From 1945 to 1947, Turing lived in Hampton, London while he worked on the design of the ACE (Automatic Computing Engine) at the National Physical Laboratory (NPL). He presented a paper on 19 February 1946, which was the first detailed design of a stored-program computer.Von Neumann's incomplete First Draft of a Report on the EDVAC had predated Turing's paper, but it was much less detailed and, according to John R. Womersley, Superintendent of the NPL Mathematics Division, it "contains a number of ideas which are Dr. Turing's own". Although ACE was a feasible design, the secrecy surrounding the wartime work at Bletchley Park led to delays in starting the project and he became disillusioned. In late 1947 he returned to Cambridge for a sabbatical year during which he produced a seminal work on Intelligent Machinery that was not published in his lifetime. While he was at Cambridge, the Pilot ACE was being built in his absence. It executed its first program on 10 May 1950, and a number of later computers around the world owe much to it, including the English Electric DEUCE and the American Bendix G-15. The full version of Turing's ACE was not built until after his death.
According to the memoirs of the German computer pioneer Heinz Billing from the Max Planck Institute for Physics, published by Genscher, Düsseldorf, there was a meeting between Alan Turing and Konrad Zuse. It took place in Göttingen in 1947. The interrogation had the form of a colloquium. Participants were Womersley, Turing, Porter from England and a few German researchers like Zuse, Walther, and Billing. (For more details see Herbert Bruderer, Konrad Zuse und die Schweiz).
In 1948, Turing was appointed Reader in the Mathematics Department at the University of Manchester. In 1949, he became Deputy Director of the Computing Laboratory there, working on software for one of the earliest stored-programme computers—the Manchester Mark 1. During this time he continued to do more abstract work in mathematics, and in "Computing machinery and intelligence" (Mind, October 1950), Turing addressed the problem of artificial intelligence, and proposed an experiment which became known as the Turing test, an attempt to define a standard for a machine to be called "intelligent". The idea was that a computer could be said to "think" if a human interrogator could not tell it apart, through conversation, from a human being. In the paper, Turing suggested that rather than building a programme to simulate the adult mind, it would be better rather to produce a simpler one to simulate a child's mind and then to subject it to a course of education. A reversed form of the Turing test is widely used on the Internet; the CAPTCHA test is intended to determine whether the user is a human or a computer.
In 1948, Turing, working with his former undergraduate colleague, D. G. Champernowne, began writing a chess program for a computer that did not yet exist. By 1950, the programme was completed and dubbed the Turochamp. In 1952, he tried to implement it on a Ferranti Mark 1, but lacking enough power, the computer was unable to execute the programme. Instead, Turing played a game in which he simulated the computer, taking about half an hour per move. The game was recorded. The program lost to Turing's colleague Alick Glennie, although it is said that it won a game against Champernowne's wife.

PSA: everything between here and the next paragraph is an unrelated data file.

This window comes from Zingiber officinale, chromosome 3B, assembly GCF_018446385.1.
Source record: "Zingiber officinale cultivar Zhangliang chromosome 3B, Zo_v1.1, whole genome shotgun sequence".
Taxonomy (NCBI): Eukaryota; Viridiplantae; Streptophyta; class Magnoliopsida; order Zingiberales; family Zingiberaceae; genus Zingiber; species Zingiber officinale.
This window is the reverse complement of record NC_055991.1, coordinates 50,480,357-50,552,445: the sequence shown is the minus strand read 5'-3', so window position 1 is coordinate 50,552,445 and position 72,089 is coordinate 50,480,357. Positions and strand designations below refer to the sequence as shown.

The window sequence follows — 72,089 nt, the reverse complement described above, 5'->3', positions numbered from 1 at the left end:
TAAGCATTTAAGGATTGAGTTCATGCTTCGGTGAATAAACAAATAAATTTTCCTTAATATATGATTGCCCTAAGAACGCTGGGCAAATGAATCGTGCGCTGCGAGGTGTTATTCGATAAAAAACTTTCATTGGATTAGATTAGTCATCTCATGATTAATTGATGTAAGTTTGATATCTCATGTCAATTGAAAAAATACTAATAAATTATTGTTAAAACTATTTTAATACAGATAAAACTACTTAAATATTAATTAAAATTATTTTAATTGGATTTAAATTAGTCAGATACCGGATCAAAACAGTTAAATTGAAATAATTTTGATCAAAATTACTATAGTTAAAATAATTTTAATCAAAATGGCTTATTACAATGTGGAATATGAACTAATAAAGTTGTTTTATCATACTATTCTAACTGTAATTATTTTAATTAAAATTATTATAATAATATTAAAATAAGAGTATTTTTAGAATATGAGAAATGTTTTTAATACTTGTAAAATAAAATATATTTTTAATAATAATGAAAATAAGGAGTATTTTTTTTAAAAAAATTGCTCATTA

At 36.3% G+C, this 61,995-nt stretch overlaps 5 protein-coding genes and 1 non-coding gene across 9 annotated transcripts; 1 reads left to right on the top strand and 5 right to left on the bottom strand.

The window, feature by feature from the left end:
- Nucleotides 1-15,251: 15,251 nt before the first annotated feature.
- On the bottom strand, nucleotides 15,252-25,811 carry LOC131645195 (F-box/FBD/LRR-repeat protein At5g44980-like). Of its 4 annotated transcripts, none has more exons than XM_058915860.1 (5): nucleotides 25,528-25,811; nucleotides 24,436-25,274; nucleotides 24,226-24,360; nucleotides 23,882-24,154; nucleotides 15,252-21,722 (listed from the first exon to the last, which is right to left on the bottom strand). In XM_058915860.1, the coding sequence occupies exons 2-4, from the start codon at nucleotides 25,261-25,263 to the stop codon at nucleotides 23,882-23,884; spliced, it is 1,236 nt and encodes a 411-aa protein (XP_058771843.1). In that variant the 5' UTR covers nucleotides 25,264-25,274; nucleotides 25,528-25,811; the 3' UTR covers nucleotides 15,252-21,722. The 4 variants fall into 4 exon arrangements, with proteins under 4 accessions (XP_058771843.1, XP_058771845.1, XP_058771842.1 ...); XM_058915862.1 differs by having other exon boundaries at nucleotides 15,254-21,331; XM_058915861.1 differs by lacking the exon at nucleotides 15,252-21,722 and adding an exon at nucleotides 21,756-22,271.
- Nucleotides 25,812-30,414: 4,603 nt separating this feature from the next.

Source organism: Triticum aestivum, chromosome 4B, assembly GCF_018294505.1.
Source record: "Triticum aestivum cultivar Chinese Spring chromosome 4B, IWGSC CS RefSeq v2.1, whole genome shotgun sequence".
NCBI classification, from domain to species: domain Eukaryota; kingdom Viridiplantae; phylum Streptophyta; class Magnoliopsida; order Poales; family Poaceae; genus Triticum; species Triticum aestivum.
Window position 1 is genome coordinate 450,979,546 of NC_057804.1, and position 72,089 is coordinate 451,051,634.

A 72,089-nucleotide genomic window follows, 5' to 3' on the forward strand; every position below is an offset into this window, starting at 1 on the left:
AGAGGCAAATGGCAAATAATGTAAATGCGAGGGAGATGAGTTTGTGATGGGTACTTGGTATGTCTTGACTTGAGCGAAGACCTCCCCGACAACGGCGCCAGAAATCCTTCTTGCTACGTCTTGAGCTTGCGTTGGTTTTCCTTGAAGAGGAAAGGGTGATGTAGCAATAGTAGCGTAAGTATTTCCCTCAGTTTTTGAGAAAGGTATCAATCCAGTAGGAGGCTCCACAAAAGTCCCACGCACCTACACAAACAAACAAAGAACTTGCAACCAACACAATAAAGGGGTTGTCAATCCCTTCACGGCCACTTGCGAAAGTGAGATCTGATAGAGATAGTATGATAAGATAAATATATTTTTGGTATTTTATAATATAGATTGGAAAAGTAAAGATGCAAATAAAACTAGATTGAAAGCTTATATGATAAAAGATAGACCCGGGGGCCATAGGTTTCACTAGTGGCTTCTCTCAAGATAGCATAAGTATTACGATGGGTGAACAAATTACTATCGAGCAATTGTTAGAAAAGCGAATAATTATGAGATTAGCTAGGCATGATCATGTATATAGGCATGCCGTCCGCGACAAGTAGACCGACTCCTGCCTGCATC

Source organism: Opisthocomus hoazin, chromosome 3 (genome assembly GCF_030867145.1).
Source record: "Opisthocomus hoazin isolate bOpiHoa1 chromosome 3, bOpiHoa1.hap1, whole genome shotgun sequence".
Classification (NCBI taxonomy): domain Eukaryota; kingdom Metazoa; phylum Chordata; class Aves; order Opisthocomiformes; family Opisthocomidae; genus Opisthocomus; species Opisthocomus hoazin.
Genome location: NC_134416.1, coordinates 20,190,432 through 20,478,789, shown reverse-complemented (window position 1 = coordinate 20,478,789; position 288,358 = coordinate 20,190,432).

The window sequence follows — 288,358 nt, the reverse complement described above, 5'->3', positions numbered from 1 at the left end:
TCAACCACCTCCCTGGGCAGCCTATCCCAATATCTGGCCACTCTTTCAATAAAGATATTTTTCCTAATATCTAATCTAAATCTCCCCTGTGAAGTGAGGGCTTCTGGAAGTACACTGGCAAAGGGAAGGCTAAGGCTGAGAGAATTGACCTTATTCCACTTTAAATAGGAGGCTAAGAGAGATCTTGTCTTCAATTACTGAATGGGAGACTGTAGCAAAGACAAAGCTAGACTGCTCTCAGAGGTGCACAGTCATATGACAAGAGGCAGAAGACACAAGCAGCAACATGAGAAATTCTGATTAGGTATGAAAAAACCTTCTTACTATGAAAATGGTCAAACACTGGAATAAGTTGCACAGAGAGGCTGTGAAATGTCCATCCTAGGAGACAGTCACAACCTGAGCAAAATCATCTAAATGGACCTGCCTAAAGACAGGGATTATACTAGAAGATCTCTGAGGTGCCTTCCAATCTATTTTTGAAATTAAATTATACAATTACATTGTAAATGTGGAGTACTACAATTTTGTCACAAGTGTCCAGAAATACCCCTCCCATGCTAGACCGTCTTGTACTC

His Turing test was a significant, characteristically provocative and lasting contribution to the debate regarding artificial intelligence, which continues after more than half a century.
He also invented the LU decomposition method in 1948, used today for solving matrix equations.
Pattern formation and mathematical biology
Towards the end of his life, Turing turned to mathematical biology, publishing the "The Chemical Basis of Morphogenesis" in 1952. He was interested in morphogenesis, the development of patterns and shapes in biological organisms. His central interest in the field was understanding Fibonacci phyllotaxis, the existence of Fibonacci numbers in plant structures. He suggested that a system of chemicals reacting with each other and diffusing across space, termed a reaction-diffusion system, could account for "the main phenomena of morphogenesis." Instability in the system of linear partial differential equations used to model the system allows for small random perturbations to homogeneous initial state to drive the development of patterns. Though published before even the structure or role of DNA was understood, Turing's work on morphogenesis remains relevant today, and is considered a seminal piece of work in mathematical biology. Experiments suggest that Turing's work can partially explain growth of "feathers, hair follicles, the branching pattern of lungs, and even the left-right asymmetry that puts the heart on the left side of the chest." In 2012, Sheh, et al. found that in mice, removal of Hox genes causes an increase in the number of digits without an increase in the overall size of the limb, suggesting that Hox genes control digit formation by tuning the wavelength of a Turing-type mechanism. Later papers, though promised, were not available until Collected Works of A. M. Turing was published in 1992.
Conviction for indecency
In January 1952, Turing, then 39, started a relationship with Arnold Murray, a 19-year-old unemployed man. Turing had met Murray just before Christmas outside the Regal Cinema when walking down Manchester's Oxford Road and invited him to lunch. On 23 January Turing's house was burgled. Murray told Turing that the burglar was an acquaintance of his, and Turing reported the crime to the police. During the investigation he acknowledged a sexual relationship with Murray. Homosexual acts were criminal offences in the United Kingdom at that time, and both men were charged with gross indecency under Section 11 of the Criminal Law Amendment Act 1885. Initial committal proceedings for the trial were held on 27 February during which Turing's solicitor "reserved his defence".